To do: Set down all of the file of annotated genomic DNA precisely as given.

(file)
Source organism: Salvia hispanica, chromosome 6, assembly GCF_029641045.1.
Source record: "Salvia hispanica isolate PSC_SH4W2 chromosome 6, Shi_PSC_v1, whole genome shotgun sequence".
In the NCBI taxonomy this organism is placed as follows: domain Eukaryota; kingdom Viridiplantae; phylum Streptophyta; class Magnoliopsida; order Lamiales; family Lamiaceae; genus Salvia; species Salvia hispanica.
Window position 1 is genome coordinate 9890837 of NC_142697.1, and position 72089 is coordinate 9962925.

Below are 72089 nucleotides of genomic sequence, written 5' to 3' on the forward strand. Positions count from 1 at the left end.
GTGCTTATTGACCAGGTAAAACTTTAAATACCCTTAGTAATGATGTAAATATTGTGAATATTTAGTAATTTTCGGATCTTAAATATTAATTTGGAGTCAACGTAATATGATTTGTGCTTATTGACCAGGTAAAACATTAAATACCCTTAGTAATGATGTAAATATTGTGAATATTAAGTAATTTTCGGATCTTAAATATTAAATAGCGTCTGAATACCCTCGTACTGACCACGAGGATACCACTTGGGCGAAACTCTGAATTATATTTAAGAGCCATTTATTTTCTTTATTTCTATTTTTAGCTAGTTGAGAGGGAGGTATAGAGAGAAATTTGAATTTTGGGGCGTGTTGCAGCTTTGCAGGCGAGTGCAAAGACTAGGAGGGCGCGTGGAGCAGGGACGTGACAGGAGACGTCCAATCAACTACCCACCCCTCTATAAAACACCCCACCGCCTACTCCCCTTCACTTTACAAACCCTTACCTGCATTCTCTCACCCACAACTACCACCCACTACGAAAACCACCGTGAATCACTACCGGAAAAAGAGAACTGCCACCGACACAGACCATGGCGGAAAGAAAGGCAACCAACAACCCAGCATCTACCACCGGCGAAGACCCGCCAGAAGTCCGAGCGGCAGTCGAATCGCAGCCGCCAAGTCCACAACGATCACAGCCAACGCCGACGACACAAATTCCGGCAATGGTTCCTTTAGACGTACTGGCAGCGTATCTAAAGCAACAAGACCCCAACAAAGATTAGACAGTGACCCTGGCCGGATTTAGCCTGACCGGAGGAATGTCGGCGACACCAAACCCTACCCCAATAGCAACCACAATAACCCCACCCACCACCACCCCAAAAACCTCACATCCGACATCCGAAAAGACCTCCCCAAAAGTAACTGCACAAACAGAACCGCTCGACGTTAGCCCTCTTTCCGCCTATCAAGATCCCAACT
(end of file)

Source organism: Salvia hispanica, chromosome 6, assembly GCF_029641045.1.
Source record: "Salvia hispanica isolate PSC_SH4W2 chromosome 6, Shi_PSC_v1, whole genome shotgun sequence".
In the NCBI taxonomy this organism is placed as follows: domain Eukaryota; kingdom Viridiplantae; phylum Streptophyta; class Magnoliopsida; order Lamiales; family Lamiaceae; genus Salvia; species Salvia hispanica.
Window position 1 is genome coordinate 9890837 of NC_142697.1, and position 72089 is coordinate 9962925.

Below are 72089 nucleotides of genomic sequence, written 5' to 3' on the forward strand. Positions count from 1 at the left end.
GTGCTTATTGACCAGGTAAAACTTTAAATACCCTTAGTAATGATGTAAATATTGTGAATATTTAGTAATTTTCGGATCTTAAATATTAATTTGGAGTCAACGTAATATGATTTGTGCTTATTGACCAGGTAAAACATTAAATACCCTTAGTAATGATGTAAATATTGTGAATATTAAGTAATTTTCGGATCTTAAATATTAAATAGCGTCTGAATACCCTCGTACTGACCACGAGGATACCACTTGGGCGAAACTCTGAATTATATTTAAGAGCCATTTATTTTCTTTATTTCTATTTTTAGCTAGTTGAGAGGGAGGTATAGAGAGAAATTTGAATTTTGGGGCGTGTTGCAGCTTTGCAGGCGAGTGCAAAGACTAGGAGGGCGCGTGGAGCAGGGACGTGACAGGAGACGTCCAATCAACTACCCACCCCTCTATAAAACACCCCACCGCCTACTCCCCTTCACTTTACAAACCCTTACCTGCATTCTCTCACCCACAACTACCACCCACTACGAAAACCACCGTGAATCACTACCGGAAAAAGAGAACTGCCACCGACACAGACCATGGCGGAAAGAAAGGCAACCAACAACCCAGCATCTACCACCGGCGAAGACCCGCCAGAAGTCCGAGCGGCAGTCGAATCGCAGCCGCCAAGTCCACAACGATCACAGCCAACGCCGACGACACAAATTCCGGCAATGGTTCCTTTAGACGTACTGGCAGCGTATCTAAAGCAACAAGACCCCAACAAAGATTAGACAGTGACCCTGGCCGGATTTAGCCTGACCGGAGGAATGTCGGCGACACCAAACCCTACCCCAATAGCAACCACAATAACCCCACCCACCACCACCCCAAAAACCTCACATCCGACATCCGAAAAGACCTCCCCAAAAGTAACTGCACAAACAGAACCGCTCGACGTTAGCCCTCTTTCCGCCTATCAAGATCCCAACT